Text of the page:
James Cameron wrote and directed The Terminator for love. He made Terminator 2: Judgment Day for money. On his prior film, the Close-Encounters-of-the-Wet-Kind adventure The Abyss, the polymath who'd broken into the biz working for no-budget auteur Roger Corman had gone way over budget in his quest to push the envelope, as would become his habit. The Abyss was (and remains) the sole title on his directing resume that failed to turn a fat profit. After it sank, the presumptive King of the World needed a hit.
T2 delivered on all fronts: It was the top grosser of 1991, the biggest hit of Arnold Schwarzenegger's career, and an artistic and technological triumph anchored by a commanding, nose-breaking, heart-rending career-best performance from ... Linda Hamilton, as institutionalized waitress-cum-warrior Sarah Connor.
In the course-correcting new sequel Terminator: Dark Fate — No. 6 in a series asking us to receive it as merely No. 3, waving away the unloved Hamiltonless and Cameronless chapters — Hamilton is back, and she's magnificent. More specifically, she's a magnificent wreck, giving us a Sarah Connor hardened but hollowed by the sacrifices of a war on machinekind that, thanks to her temporal script-doctoring in T2, has never come to pass.
Or rather, not on the schedule that her time-displaced babydaddy Kyle Reese lived through. It seems that no matter how many butterflies you step on or don't, some rogue cyberdefense something-or-other is going to get around to cleansing the Earth of its human infestation eventually, whether the cranky A.I. is called SkyNet or Genisys or LEGION or Tronc.
And so here come another pair of gladiators from the briefly-glimpsed future hellscape: Gabriel Luna as the shape-shifting, cell-dividing Rev 9 (named for the song on The White Album, maybe?) and Mackenzie Davis as Grace, a human bodyguard tricked out with extremely high-maintenance cybernetic upgrades. Their target/protectee is Natalia Reyes as Dani Ramos, a Mexico City factory worker destined for a grander role in human history.
Sounds familiar, right? As in so many other attenuated franchises, the Terminator flicks that have tried hardest to break the template (I see you, Terminator: Salvation!) have tended to be the least successful. The good news is that in a series that has never lacked for resourceful women, Dark Fate is the most distaff dispatch yet, with the Hamilton/Davis/Reyes power trio's desperate flight north to Laredo, Texas comprising the movie's bullet-paced first half. This section culminates in a massive jailbreak from a U.S. Customs and Border Patrol detention facility — which, along with the upgraded prominence of women and persons of color in roles both large and small, goes a long way towards restoring the zeitgeist-channeling superpower that left this series when Cameron did.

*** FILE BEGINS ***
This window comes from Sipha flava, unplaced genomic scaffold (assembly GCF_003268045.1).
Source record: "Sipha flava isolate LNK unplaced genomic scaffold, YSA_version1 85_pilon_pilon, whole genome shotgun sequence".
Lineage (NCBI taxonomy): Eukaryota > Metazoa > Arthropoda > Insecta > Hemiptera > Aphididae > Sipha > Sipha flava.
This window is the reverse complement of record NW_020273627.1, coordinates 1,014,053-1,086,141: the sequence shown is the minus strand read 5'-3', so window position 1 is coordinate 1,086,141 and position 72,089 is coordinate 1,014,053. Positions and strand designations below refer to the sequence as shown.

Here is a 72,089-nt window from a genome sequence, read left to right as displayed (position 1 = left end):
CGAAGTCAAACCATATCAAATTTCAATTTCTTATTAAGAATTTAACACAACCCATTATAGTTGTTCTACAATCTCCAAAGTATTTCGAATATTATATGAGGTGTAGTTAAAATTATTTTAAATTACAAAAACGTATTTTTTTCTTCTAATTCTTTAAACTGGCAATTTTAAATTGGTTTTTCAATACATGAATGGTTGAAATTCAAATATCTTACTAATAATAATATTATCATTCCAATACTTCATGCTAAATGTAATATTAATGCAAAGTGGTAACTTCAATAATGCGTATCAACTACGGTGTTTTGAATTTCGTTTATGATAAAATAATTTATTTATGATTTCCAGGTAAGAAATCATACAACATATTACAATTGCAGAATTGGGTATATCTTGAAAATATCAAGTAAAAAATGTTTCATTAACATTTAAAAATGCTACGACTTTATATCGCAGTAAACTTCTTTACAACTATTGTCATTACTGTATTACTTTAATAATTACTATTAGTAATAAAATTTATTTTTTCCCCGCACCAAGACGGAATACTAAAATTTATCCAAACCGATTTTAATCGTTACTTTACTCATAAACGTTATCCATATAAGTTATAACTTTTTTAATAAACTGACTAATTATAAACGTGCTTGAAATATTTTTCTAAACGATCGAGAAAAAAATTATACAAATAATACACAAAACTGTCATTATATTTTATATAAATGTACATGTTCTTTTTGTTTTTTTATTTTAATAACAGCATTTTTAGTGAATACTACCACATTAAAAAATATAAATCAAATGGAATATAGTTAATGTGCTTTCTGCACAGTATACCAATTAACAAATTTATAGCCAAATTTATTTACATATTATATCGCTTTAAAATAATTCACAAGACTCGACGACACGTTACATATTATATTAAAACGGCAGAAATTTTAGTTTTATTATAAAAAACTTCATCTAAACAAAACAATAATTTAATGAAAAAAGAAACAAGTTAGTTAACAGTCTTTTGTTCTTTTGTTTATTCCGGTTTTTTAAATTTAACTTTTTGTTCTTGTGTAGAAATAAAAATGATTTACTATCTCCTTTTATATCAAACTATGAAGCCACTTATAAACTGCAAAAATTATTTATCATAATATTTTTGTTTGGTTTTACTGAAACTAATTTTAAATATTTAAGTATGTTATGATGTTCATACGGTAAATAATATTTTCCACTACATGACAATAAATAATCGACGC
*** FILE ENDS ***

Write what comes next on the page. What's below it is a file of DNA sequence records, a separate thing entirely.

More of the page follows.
Cameron is back, too, albeit only as a producer and part of the writing committee. The result is a mostly successful stab at making the The Force Awakens or the Creed of the Terminatorverse, wherein the old-timers deliver rich and elegiac performances as they buttress a younger, more diverse cast of new characters. Reyes is good and Davis is exceptional. She had a small but memorable part as a Replicant sex worker in the terrific longtail sequel Blade Runner 2049; her promotion here to wise-cracking super-soldier is well deserved.
For all that, the film's richest pleasures still come from the geriatrics: Hamilton is as tough and haunted as she was T2, but now she's also funny. And with the 72-year-old Schwarzenegger humbled into taking a second-hour supporting part — humbled by age, by public scandal (there's a subplot in Dark Fate that parallels a much-publicized episode from his real life to a fascinating degree), and by the fact that his attempts at a post-gubernatorial comeback have fizzled — everyone's contribution to Dark Fate feels proportional. While every critic who has ever written about these movies has pointed out that the Austrian Oak is at his most charismatic and relatable when he's playing a robot designed to pass, briefly, as human, they're not wrong.
The director is Tim Miller, a veteran visual effects guru whose only previous feature directing credit was the pottymouthed bloodbath Deadpool. What's surprising is that he's more adept at modulating Dark Fate's blend of tech-panic pathos and character-based comedy (real comedy, not the smirking Deadpool strain) than he is at the chases and fights. A climactic sequence involving an airplane chase and an exploding dam shows all the signs of having been created via mouse-clicks; it takes place at night, it's murky, there's a weightless quality to it all. For the attention that T2's then-revolutionary digital trickery got back in the (first) Bush era, it was present in just a few minutes of a 135-minute movie; the overwhelming majority of T2's still-jaw-dropping action sequences were achieved the old-fashioned, extremely dangerous way. (Stunt pilot Chuck Tamburro flew a real helicopter under a real freeway overpass in Long Beach, twice, to cite but one harrowing example.)
Blockbusters long ago ceded that turf to Tom Cruise. As Schwarzenegger said 16 years ago in the series' memory-holed first third entry, Terminator 3: Rise of the Machines, "I'm an obsolete design." The women of Dark Fate have a largely, if not completely, satisfying retort: Speak for yourself, old man. The future is not set, but it's female.
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